Agronomic practices such as crop residue return and additional nutrient supply are recommended to increase soil organic carbon (SOC) in arable farmlands. However, changes in the priming effect (PE) on native SOC mineralization in response to integrated inputs of residue and nutrients are not fully known. This knowledge gap along with a lack of understanding of microbial mechanisms hinders the ability to constrain models and to reduce the uncertainty to predict carbon (C) sequestration potential. Using a 13C‐labeled wheat residue, this 126‐day incubation study examined the dominant microbial mechanisms that underpin the PE response to inputs of wheat residue and nutrients (nitrogen, phosphorus and sulfur) in two contrasting soils. The residue input caused positive PE through “co‐metabolism,” supported by increased microbial biomass, C and nitrogen (N) extracellular enzyme activities (EEAs), and gene abundance of certain microbial taxa (Eubacteria, β‐Proteobacteria, Acidobacteria, and Fungi). The residue input could have induced nutrient limitation, causing an increase in the PE via “microbial nutrient mining” of native soil organic matter, as suggested by the low C‐to‐nutrient stoichiometry of EEAs. At the high residue, exogenous nutrient supply (cf. no‐nutrient) initially decreased positive PE by alleviating nutrient mining, which was supported by the low gene abundance of Eubacteria and Fungi. However, after an initial decrease in PE at the high residue with nutrients, the PE increased to the same magnitude as without nutrients over time. This suggests the dominance of “microbial stoichiometry decomposition,” supported by higher microbial biomass and EEAs, while Eubacteria and Fungi increased over time, at the high residue with nutrients cf. no‐nutrient in both soils. Our study provides novel evidence that different microbial mechanisms operate simultaneously depending on organic C and nutrient availability in a residue‐amended soil. Our results have consequences for SOC modeling and integrated nutrient management employed to increase SOC in arable farmlands.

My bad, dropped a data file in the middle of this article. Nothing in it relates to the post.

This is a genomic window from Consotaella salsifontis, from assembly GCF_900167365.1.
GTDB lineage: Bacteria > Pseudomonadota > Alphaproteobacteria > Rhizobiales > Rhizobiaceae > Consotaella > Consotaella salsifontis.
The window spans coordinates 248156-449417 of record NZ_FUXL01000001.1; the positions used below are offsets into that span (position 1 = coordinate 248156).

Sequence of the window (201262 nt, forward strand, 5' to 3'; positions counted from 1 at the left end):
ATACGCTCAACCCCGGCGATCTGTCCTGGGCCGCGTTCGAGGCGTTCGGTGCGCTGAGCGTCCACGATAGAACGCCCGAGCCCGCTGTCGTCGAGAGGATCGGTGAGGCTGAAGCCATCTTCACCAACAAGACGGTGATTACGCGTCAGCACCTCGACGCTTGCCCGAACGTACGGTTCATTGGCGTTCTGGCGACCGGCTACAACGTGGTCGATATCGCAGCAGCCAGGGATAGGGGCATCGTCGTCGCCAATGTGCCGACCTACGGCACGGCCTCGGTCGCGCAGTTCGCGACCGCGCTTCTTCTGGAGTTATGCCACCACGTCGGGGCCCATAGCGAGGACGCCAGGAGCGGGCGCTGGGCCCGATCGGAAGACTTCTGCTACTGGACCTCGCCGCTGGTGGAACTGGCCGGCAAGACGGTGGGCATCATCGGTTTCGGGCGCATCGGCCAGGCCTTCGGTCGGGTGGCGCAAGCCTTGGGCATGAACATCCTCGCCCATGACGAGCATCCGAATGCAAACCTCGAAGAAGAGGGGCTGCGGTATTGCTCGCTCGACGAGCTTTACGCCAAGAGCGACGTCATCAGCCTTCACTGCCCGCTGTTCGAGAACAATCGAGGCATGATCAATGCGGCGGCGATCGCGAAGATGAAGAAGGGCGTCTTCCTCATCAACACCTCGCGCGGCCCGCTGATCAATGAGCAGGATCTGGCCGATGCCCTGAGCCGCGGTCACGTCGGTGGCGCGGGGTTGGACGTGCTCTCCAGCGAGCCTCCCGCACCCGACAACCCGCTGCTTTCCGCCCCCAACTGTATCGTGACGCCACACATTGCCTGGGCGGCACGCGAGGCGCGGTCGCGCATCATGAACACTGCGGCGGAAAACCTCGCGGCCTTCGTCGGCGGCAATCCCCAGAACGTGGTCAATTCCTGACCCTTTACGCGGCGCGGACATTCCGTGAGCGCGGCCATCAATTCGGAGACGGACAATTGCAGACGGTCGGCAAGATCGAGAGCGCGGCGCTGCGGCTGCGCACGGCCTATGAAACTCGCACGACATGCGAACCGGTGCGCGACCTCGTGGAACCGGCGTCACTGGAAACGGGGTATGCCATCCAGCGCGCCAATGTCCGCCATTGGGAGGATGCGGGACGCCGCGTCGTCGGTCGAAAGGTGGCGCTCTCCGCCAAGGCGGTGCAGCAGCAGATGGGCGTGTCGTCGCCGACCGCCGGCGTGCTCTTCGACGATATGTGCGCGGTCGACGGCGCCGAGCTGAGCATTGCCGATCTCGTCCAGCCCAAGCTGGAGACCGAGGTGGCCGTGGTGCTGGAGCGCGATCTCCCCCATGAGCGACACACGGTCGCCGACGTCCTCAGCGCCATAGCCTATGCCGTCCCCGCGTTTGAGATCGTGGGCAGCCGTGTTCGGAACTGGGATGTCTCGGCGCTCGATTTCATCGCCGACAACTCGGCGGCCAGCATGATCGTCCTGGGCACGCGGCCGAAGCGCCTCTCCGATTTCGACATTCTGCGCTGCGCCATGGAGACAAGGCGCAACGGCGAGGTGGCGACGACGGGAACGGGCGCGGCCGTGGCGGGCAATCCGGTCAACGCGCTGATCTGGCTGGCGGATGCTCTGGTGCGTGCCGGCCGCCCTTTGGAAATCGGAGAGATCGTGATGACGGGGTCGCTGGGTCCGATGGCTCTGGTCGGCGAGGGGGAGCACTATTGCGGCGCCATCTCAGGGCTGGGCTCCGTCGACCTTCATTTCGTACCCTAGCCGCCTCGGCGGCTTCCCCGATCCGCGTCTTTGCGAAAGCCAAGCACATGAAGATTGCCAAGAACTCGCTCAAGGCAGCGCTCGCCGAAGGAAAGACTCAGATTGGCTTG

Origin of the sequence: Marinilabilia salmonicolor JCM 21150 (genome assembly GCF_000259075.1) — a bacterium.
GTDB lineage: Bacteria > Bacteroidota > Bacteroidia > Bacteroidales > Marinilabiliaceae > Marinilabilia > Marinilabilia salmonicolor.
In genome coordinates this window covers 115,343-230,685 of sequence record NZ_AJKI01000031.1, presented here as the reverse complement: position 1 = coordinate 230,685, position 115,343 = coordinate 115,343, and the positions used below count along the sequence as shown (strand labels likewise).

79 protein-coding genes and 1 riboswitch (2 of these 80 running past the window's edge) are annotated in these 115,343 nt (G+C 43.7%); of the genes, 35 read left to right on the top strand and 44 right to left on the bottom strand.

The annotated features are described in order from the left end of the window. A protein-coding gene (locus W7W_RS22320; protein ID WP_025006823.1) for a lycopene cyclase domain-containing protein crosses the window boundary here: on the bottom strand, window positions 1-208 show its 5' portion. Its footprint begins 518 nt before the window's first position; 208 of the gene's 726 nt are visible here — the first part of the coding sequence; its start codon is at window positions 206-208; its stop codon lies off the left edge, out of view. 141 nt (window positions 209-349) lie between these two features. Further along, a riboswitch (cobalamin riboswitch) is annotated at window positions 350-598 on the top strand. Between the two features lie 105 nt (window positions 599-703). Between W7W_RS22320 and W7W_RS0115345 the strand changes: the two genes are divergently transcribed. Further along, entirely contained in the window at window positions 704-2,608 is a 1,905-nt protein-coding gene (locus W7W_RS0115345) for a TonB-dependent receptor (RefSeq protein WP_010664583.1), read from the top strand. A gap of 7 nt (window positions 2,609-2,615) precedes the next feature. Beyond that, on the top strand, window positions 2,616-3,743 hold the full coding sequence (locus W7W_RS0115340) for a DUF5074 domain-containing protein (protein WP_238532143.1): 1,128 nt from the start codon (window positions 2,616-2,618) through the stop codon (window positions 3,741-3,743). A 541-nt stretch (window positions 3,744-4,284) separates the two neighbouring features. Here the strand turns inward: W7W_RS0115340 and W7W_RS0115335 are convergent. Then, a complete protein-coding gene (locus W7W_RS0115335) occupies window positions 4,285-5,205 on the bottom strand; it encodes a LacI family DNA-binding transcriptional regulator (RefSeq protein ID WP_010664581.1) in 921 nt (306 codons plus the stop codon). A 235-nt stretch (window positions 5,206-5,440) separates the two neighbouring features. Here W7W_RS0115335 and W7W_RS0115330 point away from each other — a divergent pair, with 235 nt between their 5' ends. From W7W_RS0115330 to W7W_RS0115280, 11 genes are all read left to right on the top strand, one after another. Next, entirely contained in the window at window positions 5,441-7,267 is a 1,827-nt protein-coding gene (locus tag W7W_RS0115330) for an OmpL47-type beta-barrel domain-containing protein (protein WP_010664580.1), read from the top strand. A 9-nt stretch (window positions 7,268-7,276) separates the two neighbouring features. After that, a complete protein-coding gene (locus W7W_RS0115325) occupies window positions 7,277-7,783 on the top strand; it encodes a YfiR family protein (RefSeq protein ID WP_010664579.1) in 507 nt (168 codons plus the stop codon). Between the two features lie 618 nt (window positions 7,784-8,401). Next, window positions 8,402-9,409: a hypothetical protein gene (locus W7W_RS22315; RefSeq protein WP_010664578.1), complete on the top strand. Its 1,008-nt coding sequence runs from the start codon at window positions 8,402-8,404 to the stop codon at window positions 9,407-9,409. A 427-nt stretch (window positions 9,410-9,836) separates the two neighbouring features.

Global Change Biology – Wiley
Published: Jan 1, 2018
Keywords: ; ; ; ; ;
It’s your single place to instantly
discover and read the research
that matters to you.
Enjoy affordable access to
over 18 million articles from more than
15,000 peer-reviewed journals.
All for just $49/month
Query the DeepDyve database, plus search all of PubMed and Google Scholar seamlessly
Save any article or search result from DeepDyve, PubMed, and Google Scholar... all in one place.
Get unlimited, online access to over 18 million full-text articles from more than 15,000 scientific journals.
Read from thousands of the leading scholarly journals from SpringerNature, Elsevier, Wiley-Blackwell, Oxford University Press and more.
All the latest content is available, no embargo periods.
“Hi guys, I cannot tell you how much I love this resource. Incredible. I really believe you've hit the nail on the head with this site in regards to solving the research-purchase issue.”Daniel C.
“Whoa! It’s like Spotify but for academic articles.”@Phil_Robichaud
“I must say, @deepdyve is a fabulous solution to the independent researcher's problem of #access to #information.”@deepthiw
“My last article couldn't be possible without the platform @deepdyve that makes journal papers cheaper.”@JoseServera